by WorldTribune Staff, June 27, 2016
No do-overs for Remain.
UK Prime Minister David Cameron, in a blow to to the anti-Brexit crowd, insisted they will not get a mulligan on the June 23 vote in which Leave triumphed.
A second referendum is “not remotely on the cards,” Cameron’s spokesman said on June 27, responding to news of a petition calling for a second vote. “There was a decisive result [in the EU referendum]. The focus of the Cabinet discussion was how we get on and deliver that.”
Formal negotiations for Britain’s exit from the European Union will not start until the UK activates Article 50 – initiating the formal two-year procedure for withdrawing from the EU.
Cameron said that would be up to the next prime minister, who will not be in place until a Conservative leadership election in October.
The head of the Brexit campaign on June 27 said it was important to delay Article 50 because people need to “go away on holiday”.
“I don’t think we need to rush this process,” Vote Leave chief executive Matthew Elliott told CNBC.
“During the campaign there was talk about triggering Article 50 and its process of leaving the EU right away, literally on Friday morning, and I think quite rightly the PM has paused on that which allows the dust to settle, allows people to go away on holiday, have some informal discussions about it, and then think about it come September/October time.”
Boris Johnson, Leave supporter and likely candidate to replace Cameron, on June 27 moved to reassure Britain amid continued chaos in the stock markets and as the pound fell to a new low.
More than £15 billion ($19.775 billion) was wiped off the value of the UK’s 100 biggest firms on June 27. The pound was down 2.7 percent at $1.3308, and fell 1.8 percent against the euro.
“I think it’s very good news that the Chancellor (George Osborne) has come and said some reassuring things to the markets,” Johnson said. “It’s clear now Project Fear is over. There’s not going to be an emergency budget. People’s pensions are safe, the pound is stable, the markets are stable, very good news.”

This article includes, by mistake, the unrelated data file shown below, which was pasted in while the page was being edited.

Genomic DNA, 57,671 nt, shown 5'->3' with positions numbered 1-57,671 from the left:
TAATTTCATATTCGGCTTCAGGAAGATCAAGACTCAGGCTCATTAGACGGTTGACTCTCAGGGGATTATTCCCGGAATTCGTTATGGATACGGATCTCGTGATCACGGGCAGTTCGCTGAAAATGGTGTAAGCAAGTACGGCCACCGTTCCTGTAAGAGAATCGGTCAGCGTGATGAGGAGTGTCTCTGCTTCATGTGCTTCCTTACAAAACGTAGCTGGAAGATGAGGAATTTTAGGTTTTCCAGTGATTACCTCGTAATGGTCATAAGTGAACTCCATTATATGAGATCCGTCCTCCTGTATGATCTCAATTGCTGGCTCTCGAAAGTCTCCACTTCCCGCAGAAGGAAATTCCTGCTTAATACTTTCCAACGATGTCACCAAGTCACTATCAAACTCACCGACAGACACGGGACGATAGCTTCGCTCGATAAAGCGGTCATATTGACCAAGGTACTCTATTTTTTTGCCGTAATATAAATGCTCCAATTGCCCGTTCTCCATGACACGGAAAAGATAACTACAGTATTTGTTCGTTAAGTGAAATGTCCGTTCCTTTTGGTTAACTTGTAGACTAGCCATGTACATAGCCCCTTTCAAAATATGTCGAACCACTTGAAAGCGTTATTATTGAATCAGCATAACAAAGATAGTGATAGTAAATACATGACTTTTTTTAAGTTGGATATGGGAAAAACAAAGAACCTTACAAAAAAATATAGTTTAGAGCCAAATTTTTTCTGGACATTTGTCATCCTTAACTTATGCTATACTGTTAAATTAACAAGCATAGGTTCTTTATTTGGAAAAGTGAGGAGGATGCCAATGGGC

Osbourne had said that “it will not be plain sailing in the days ahead. But you should not underestimate our resolve. We are equipped for whatever happens. What the British people need to know is the fundamentals of the British economy are strong. Our message to businesses large and small is very simple – Britain is open for business.”
Meanwhile, former Scotland first minister Alex Salmond said that Scottish Parliament does not have the power to block Brexit, and insisted that his successor, Nicola Sturgeon, never suggested she had a veto.
Sturgeon had said on June 26 that the Scottish Parliament could try to block the UK leaving the EU by using the obscure legal mechanism of “denying legislative consent.”
According to a Lords briefing note, Scotland would have to agree to Brexit in order to remove European legislation from Scots law and Sturgeon said the Scottish Parliament had the option of not voting for something “that’s against Scotland’s interests.”
Salmond said Sturgeon knew “full well” that it was not a veto, adding: “The word veto never passed her lips, because Westminster has an override. So the Scottish Parliament can block but Westminster can then override.”
“Now of course there are political implications for that. But the Scotland Act is quite clear, there is a Westminster override. It is not a veto but Nicola was correct to say it can withhold legislative consent.”
Sturgeon has said a second Scottish independence referendum is “highly likely” in the next two years.